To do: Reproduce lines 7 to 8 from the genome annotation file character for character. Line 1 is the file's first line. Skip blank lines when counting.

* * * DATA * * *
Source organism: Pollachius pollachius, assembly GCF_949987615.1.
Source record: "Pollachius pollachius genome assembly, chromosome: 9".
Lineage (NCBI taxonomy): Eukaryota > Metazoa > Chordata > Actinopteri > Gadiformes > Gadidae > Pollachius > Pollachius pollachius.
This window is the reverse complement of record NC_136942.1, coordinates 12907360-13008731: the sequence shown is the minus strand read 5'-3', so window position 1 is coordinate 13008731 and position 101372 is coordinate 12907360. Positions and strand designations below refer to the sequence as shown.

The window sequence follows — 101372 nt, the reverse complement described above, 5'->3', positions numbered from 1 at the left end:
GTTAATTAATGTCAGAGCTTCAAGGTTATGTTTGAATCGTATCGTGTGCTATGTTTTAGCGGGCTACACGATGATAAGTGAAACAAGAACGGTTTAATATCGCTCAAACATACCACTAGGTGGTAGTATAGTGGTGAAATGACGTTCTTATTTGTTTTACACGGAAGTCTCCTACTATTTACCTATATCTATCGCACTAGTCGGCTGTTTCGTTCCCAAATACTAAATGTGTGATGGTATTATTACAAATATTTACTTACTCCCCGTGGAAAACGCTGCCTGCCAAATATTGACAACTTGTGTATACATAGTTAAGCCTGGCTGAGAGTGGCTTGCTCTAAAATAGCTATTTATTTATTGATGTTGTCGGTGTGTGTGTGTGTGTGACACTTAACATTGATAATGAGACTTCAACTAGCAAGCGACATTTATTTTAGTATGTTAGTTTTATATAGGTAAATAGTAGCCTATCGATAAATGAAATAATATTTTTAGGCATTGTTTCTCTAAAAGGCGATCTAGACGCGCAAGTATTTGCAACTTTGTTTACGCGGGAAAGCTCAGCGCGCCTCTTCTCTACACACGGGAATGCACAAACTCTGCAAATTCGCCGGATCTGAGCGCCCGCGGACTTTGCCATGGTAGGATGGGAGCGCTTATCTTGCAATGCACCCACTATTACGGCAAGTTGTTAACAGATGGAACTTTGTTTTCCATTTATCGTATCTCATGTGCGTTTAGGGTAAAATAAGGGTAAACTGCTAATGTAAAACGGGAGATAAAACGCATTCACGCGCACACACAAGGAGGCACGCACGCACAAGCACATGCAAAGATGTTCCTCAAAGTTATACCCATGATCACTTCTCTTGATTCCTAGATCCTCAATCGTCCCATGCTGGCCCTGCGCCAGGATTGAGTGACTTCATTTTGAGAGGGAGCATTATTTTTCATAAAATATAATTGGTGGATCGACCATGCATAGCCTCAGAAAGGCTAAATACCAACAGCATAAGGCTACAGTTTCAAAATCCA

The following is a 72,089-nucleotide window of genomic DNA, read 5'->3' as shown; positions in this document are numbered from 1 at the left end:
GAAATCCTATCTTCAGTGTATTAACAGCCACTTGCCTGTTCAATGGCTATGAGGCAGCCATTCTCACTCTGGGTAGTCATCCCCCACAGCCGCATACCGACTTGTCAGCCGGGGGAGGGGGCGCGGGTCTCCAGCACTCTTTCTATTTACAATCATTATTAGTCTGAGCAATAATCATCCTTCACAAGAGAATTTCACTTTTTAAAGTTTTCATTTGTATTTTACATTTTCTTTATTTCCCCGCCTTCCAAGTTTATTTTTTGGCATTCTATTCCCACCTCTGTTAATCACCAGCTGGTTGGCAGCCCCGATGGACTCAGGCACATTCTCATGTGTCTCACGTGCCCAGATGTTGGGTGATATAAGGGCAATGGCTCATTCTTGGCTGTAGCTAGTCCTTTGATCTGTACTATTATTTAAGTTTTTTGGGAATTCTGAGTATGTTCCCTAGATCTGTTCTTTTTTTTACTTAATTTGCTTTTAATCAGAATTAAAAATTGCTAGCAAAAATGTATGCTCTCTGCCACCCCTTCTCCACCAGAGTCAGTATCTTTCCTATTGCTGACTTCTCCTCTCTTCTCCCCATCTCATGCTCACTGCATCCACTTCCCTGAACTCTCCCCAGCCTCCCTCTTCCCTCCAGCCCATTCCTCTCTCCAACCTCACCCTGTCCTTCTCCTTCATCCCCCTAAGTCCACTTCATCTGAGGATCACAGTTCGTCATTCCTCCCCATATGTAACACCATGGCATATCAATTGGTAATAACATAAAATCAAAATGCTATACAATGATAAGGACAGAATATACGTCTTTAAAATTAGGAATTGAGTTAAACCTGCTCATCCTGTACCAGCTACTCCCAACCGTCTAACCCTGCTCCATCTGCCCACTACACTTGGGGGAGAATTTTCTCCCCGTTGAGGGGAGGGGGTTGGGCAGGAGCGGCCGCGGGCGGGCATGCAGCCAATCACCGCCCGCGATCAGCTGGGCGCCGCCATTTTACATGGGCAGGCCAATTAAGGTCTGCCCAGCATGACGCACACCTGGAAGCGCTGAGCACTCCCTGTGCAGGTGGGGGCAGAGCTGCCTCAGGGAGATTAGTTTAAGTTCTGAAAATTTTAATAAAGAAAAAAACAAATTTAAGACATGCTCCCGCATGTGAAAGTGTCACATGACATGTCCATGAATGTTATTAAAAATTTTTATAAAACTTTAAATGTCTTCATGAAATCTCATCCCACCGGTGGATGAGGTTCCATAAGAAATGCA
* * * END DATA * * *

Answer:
The following is a 72,089-nucleotide window of genomic DNA, read 5'->3' as shown; positions in this document are numbered from 1 at the left end:
GAAATCCTATCTTCAGTGTATTAACAGCCACTTGCCTGTTCAATGGCTATGAGGCAGCCATTCTCACTCTGGGTAGTCATCCCCCACAGCCGCATACCGACTTGTCAGCCGGGGGAGGGGGCGCGGGTCTCCAGCACTCTTTCTATTTACAATCATTATTAGTCTGAGCAATAATCATCCTTCACAAGAGAATTTCACTTTTTAAAGTTTTCATTTGTATTTTACATTTTCTTTATTTCCCCGCCTTCCAAGTTTATTTTTTGGCATTCTATTCCCACCTCTGTTAATCACCAGCTGGTTGGCAGCCCCGATGGACTCAGGCACATTCTCATGTGTCTCACGTGCCCAGATGTTGGGTGATATAAGGGCAATGGCTCATTCTTGGCTGTAGCTAGTCCTTTGATCTGTACTATTATTTAAGTTTTTTGGGAATTCTGAGTATGTTCCCTAGATCTGTTCTTTTTTTTACTTAATTTGCTTTTAATCAGAATTAAAAATTGCTAGCAAAAATGTATGCTCTCTGCCACCCCTTCTCCACCAGAGTCAGTATCTTTCCTATTGCTGACTTCTCCTCTCTTCTCCCCATCTCATGCTCACTGCATCCACTTCCCTGAACTCTCCCCAGCCTCCCTCTTCCCTCCAGCCCATTCCTCTCTCCAACCTCACCCTGTCCTTCTCCTTCATCCCCCTAAGTCCACTTCATCTGAGGATCACAGTTCGTCATTCCTCCCCATATGTAACACCATGGCATATCAATTGGTAATAACATAAAATCAAAATGCTATACAATGATAAGGACAGAATATACGTCTTTAAAATTAGGAATTGAGTTAAACCTGCTCATCCTGTACCAGCTACTCCCAACCGTCTAACCCTGCTCCATCTGCCCACTACACTTGGGGGAGAATTTTCTCCCCGTTGAGGGGAGGGGGTTGGGCAGGAGCGGCCGCGGGCGGGCATGCAGCCAATCACCGCCCGCGATCAGCTGGGCGCCGCCATTTTACATGGGCAGGCCAATTAAGGTCTGCCCAGCATGACGCACACCTGGAAGCGCTGAGCACTCCCTGTGCAGGTGGGGGCAGAGCTGCCTCAGGGAGATTAGTTTAAGTTCTGAAAATTTTAATAAAGAAAAAAACAAATTTAAGACATGCTCCCGCATGTGAAAGTGTCACATGACATGTCCATGAATGTTATTAAAAATTTTTATAAAACTTTAAATGTCTTCATGAAATCTCATCCCACCGGTGGATGAGGTTCCATAAGAAATGCA